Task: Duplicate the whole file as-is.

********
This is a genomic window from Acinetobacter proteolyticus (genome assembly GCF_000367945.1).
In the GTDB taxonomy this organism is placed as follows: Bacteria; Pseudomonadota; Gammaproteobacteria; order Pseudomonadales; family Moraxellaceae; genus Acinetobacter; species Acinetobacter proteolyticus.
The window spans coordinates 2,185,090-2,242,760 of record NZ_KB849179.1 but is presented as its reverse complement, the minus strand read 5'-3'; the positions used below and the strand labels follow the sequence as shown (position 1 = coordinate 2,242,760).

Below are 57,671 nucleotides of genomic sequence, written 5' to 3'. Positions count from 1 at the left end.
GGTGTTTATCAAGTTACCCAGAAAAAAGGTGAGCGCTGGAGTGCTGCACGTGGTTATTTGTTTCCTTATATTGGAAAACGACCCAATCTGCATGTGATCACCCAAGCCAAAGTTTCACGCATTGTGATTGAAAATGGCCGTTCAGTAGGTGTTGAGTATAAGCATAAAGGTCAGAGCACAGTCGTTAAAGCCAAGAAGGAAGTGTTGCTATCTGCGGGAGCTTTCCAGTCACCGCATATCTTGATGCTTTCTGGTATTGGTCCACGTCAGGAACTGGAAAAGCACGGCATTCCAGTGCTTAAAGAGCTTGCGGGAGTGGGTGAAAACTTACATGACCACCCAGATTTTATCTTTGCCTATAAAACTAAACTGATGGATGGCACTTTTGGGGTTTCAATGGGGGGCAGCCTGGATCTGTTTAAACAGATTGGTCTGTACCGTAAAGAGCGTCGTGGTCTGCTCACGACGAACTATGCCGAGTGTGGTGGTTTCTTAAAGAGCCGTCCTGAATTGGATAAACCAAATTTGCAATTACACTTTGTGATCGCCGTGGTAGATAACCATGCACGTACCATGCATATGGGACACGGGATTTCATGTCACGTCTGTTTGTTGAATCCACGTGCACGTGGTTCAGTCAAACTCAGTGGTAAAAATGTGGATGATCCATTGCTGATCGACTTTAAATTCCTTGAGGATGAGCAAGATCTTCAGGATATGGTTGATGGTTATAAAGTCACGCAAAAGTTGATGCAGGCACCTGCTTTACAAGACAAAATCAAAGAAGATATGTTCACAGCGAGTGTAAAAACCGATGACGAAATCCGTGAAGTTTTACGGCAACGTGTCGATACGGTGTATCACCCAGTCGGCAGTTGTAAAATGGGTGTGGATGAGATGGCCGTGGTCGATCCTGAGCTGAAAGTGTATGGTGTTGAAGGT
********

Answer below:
This is a genomic window from Acinetobacter proteolyticus (genome assembly GCF_000367945.1).
In the GTDB taxonomy this organism is placed as follows: Bacteria; Pseudomonadota; Gammaproteobacteria; order Pseudomonadales; family Moraxellaceae; genus Acinetobacter; species Acinetobacter proteolyticus.
The window spans coordinates 2,185,090-2,242,760 of record NZ_KB849179.1 but is presented as its reverse complement, the minus strand read 5'-3'; the positions used below and the strand labels follow the sequence as shown (position 1 = coordinate 2,242,760).

Below are 57,671 nucleotides of genomic sequence, written 5' to 3'. Positions count from 1 at the left end.
GGTGTTTATCAAGTTACCCAGAAAAAAGGTGAGCGCTGGAGTGCTGCACGTGGTTATTTGTTTCCTTATATTGGAAAACGACCCAATCTGCATGTGATCACCCAAGCCAAAGTTTCACGCATTGTGATTGAAAATGGCCGTTCAGTAGGTGTTGAGTATAAGCATAAAGGTCAGAGCACAGTCGTTAAAGCCAAGAAGGAAGTGTTGCTATCTGCGGGAGCTTTCCAGTCACCGCATATCTTGATGCTTTCTGGTATTGGTCCACGTCAGGAACTGGAAAAGCACGGCATTCCAGTGCTTAAAGAGCTTGCGGGAGTGGGTGAAAACTTACATGACCACCCAGATTTTATCTTTGCCTATAAAACTAAACTGATGGATGGCACTTTTGGGGTTTCAATGGGGGGCAGCCTGGATCTGTTTAAACAGATTGGTCTGTACCGTAAAGAGCGTCGTGGTCTGCTCACGACGAACTATGCCGAGTGTGGTGGTTTCTTAAAGAGCCGTCCTGAATTGGATAAACCAAATTTGCAATTACACTTTGTGATCGCCGTGGTAGATAACCATGCACGTACCATGCATATGGGACACGGGATTTCATGTCACGTCTGTTTGTTGAATCCACGTGCACGTGGTTCAGTCAAACTCAGTGGTAAAAATGTGGATGATCCATTGCTGATCGACTTTAAATTCCTTGAGGATGAGCAAGATCTTCAGGATATGGTTGATGGTTATAAAGTCACGCAAAAGTTGATGCAGGCACCTGCTTTACAAGACAAAATCAAAGAAGATATGTTCACAGCGAGTGTAAAAACCGATGACGAAATCCGTGAAGTTTTACGGCAACGTGTCGATACGGTGTATCACCCAGTCGGCAGTTGTAAAATGGGTGTGGATGAGATGGCCGTGGTCGATCCTGAGCTGAAAGTGTATGGTGTTGAAGGT